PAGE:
It’s become my nightly ritual: Right after I go to bed and before grabbing my Kindle, I open my “For You” page on TikTok, which is the feed with videos selected by the social media app’s algorithm that are customized to my personal interests.
The other night I was howling with laughter after watching a group of Argentinian soccer fans who lost power in the middle of the thrilling penalty shootout in the Argentina-Netherlands World Cup match. Five of them were crammed into a car listening to the final penalty kick by Argentina’s Lautaro Martinez. In suspense, the fans hold one another’s hands as if to pray. Then one of the women says, “Let’s visualize Lautaro’s ball inside the net,” and with serious concentration she starts leading the others in a chant, seemingly to manifest Argentina’s victory into existence. When Lautaro scores, the fans explode, screaming with excitement. The video has a couple of million views.
Sometimes I just play TikTok videos of my older dog, Santo. What can I say? It makes me happy to watch him. Santo went viral on the app after I uploaded a 15-second video of him waiting patiently on our porch for the doggie day care van to take him on a hike with other dogs. The video has had more than 9.8 million views since I posted it in early April 2021.
That’s the thing about TikTok, the controversial app owned by the Chinese company ByteDance, based in Beijing. TikTok has become a sensational platform for amateurs and established entertainers who offer an addictive, endless stream of creative short videos that are surprisingly fresh, funny, or emotional. At least that’s what the TikTok algorithm — which connects the dots between what I watched, how many times I watched it and for how long, and what I may enjoy next — has learned to serve on my feed: dogs, book recommendations (#BookTok has dramatically reshaped the publishing industry), new products to try (#TikTokMadeMeBuyIt), and recently, World Cup content.
Should this platform of infinite fun be taken away from Americans over national security concerns, given that the app is owned by a Chinese company with inexorable ties to China’s communist government? Earlier this week, Republican Senator Marco Rubio of Florida filed federal legislation to ban TikTok. Then-president Donald Trump attempted and failed to do so in 2020.
But banning TikTok is still a politically motivated move and it’s the wrong solution to the larger and legitimate concern of data privacy and sharing.
First, a disclaimer about my hobby as a TikTok creator for my dogs, who now have more than 115,000 followers on the app. That qualifies me to get paid by the app. How much? That depends on how many times I post (not too often), how many views and likes my posts get, and whatever other secret sauce goes into the formula. Since mid-April, my dogs have earned our household roughly $434. My husband jokes that, by his unscientific calculations, that payment represents about $2.50 an hour that we got paid by the Chinese. (Ironically, that’s less than the $4 that a factory worker in Beijing earns per hour, on average.)
For the record, that’s not why I don’t want TikTok to be banned. Rubio’s legislation singles out TikTok, or any other subsidiary of ByteDance, over fears that it’s being used to spy on Americans. But it ignores other Chinese-owned tech companies that also have a significant US user base, like Alibaba, the large e-commerce retailer, or Tencent, which owns WeChat and some popular online games.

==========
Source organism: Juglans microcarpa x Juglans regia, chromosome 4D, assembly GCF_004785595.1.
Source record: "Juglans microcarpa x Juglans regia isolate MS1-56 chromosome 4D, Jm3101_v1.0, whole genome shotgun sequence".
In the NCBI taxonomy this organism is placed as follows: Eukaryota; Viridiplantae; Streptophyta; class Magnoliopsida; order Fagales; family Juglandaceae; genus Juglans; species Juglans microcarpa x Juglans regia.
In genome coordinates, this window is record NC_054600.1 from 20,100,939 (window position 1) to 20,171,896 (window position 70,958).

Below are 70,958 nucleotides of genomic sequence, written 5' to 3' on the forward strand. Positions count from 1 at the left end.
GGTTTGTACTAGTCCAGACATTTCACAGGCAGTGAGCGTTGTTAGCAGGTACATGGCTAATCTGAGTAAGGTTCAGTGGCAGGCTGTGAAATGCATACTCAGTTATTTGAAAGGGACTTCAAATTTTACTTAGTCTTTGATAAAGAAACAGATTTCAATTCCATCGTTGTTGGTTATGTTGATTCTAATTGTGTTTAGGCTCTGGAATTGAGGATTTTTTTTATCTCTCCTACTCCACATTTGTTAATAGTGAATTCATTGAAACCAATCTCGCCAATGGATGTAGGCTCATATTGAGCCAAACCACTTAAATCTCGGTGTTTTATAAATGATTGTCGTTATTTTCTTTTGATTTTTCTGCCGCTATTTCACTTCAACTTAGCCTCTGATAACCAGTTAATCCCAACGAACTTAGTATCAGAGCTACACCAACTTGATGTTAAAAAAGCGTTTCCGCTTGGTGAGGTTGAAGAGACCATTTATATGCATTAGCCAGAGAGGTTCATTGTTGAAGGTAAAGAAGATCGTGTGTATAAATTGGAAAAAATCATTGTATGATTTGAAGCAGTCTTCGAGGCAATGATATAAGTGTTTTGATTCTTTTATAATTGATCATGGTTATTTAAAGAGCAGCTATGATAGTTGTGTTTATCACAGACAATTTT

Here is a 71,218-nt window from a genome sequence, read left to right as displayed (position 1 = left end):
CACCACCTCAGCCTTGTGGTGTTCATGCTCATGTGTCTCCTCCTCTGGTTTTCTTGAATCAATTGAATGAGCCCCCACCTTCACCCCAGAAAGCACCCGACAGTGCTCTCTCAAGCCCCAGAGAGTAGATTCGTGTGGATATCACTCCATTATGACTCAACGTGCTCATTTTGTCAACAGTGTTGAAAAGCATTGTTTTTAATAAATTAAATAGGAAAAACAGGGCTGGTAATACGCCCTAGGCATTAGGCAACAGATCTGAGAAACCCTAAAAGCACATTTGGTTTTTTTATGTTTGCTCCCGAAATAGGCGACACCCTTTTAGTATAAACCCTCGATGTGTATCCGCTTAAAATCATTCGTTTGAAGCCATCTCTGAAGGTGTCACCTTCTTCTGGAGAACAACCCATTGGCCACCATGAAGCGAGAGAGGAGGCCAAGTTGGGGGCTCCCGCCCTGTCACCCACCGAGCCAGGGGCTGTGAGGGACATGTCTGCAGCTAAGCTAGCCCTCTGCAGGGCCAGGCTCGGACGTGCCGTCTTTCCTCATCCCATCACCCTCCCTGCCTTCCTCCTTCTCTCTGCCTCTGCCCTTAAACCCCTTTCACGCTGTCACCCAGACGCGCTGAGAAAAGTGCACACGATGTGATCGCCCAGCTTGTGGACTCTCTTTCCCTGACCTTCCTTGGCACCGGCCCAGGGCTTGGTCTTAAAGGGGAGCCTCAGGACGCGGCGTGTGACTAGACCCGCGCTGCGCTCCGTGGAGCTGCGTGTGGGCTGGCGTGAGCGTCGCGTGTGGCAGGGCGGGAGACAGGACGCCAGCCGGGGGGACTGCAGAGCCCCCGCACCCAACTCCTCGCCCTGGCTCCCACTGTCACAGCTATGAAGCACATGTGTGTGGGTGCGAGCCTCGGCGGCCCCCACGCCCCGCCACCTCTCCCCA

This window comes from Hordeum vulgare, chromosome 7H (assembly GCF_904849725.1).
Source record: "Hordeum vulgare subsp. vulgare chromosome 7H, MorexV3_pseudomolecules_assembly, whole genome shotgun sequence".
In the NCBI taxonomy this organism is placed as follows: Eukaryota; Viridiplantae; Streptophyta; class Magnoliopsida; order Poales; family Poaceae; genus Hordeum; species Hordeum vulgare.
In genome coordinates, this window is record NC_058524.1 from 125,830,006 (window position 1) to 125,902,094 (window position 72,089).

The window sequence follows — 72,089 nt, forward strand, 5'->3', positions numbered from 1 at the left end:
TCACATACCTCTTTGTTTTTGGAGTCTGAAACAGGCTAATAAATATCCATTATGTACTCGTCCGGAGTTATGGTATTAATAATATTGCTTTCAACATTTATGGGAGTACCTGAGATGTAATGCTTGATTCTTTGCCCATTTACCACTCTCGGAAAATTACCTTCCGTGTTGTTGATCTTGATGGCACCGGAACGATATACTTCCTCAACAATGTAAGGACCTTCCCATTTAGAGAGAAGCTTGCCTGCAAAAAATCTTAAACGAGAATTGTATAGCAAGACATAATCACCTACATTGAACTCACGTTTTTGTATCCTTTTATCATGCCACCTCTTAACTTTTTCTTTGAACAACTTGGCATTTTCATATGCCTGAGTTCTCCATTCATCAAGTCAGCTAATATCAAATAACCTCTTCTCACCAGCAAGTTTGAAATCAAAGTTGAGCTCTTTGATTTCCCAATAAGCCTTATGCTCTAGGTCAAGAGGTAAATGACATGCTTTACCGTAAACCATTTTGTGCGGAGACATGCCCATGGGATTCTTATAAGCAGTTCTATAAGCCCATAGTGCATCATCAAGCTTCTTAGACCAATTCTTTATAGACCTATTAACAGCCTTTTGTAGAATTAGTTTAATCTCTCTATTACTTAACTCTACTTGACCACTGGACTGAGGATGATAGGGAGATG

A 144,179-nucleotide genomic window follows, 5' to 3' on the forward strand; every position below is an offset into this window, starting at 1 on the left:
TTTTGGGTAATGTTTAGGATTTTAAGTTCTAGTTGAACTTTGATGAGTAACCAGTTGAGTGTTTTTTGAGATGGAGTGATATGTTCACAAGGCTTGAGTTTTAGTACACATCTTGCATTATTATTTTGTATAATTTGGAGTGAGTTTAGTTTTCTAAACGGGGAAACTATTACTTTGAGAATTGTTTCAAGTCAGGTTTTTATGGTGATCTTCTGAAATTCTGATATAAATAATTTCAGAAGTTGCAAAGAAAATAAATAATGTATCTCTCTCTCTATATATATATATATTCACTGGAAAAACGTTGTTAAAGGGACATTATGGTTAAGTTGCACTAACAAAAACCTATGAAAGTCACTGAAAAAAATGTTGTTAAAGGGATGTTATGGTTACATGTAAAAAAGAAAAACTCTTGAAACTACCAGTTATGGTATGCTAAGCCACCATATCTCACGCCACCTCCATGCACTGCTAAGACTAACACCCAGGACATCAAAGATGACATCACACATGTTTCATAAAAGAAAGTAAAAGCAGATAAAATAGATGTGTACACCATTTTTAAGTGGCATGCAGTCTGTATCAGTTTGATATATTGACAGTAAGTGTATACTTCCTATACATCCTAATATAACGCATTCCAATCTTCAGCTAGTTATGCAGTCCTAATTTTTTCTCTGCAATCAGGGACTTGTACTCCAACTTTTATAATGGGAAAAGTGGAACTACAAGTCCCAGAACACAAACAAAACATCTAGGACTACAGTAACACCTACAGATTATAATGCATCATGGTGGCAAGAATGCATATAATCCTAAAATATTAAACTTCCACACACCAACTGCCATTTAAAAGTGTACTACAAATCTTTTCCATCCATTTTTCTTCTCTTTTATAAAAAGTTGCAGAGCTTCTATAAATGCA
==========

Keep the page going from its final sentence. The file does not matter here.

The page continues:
It would be much more effective to enact federal privacy legislation that would closely regulate tech companies (yes, including ByteDance), data brokers, and other entities that are largely void of oversight. The data brokerage issue is a serious threat to US national security: it’s the practice, largely unregulated, of collecting, aggregating, analyzing, buying, and selling US citizen data on the open market.
Indeed, bans on Chinese apps are not an effective way to secure Americans’ data, according to Samm Sacks, senior fellow at Yale Law School’s Paul Tsai China Center and a cybersecurity policy fellow at New America. Sacks testified before Congress last year on data threat issues. “Even if TikTok were American-owned, for example, it could still legally sell data to data brokers that could transmit it to China’s security services,” Sacks testified. “Given this, American data is shockingly exposed and will remain that way so long as restrictions on data flows only focus on specific companies from countries deemed adversaries.”
That’s not to say that TikTok isn’t without criticism. There’s evidence that it is not doing enough to fight misinformation on the app or to protect teens from harmful content, and that despite assurances to the contrary, Chinese employees of ByteDance can access TikTok US user data. Recently, several governors have banned the app on state-issued devices, but that’s an entirely sensible move. Many private companies already restrict what apps employees are allowed to download on company-owned smartphones, both for productivity and security reasons.
Rubio’s proposed ban probably won’t go anywhere. TikTok is only growing: It reportedly has more than 1 billion global users, a milestone the company apparently achieved at a faster rate than Facebook, Instagram, and YouTube. It just needs better US regulation.
Marcela García is a Globe columnist. She can be reached at firstname.lastname@example.org. Follow her on Twitter @marcela_elisa and on Instagram @marcela_elisa.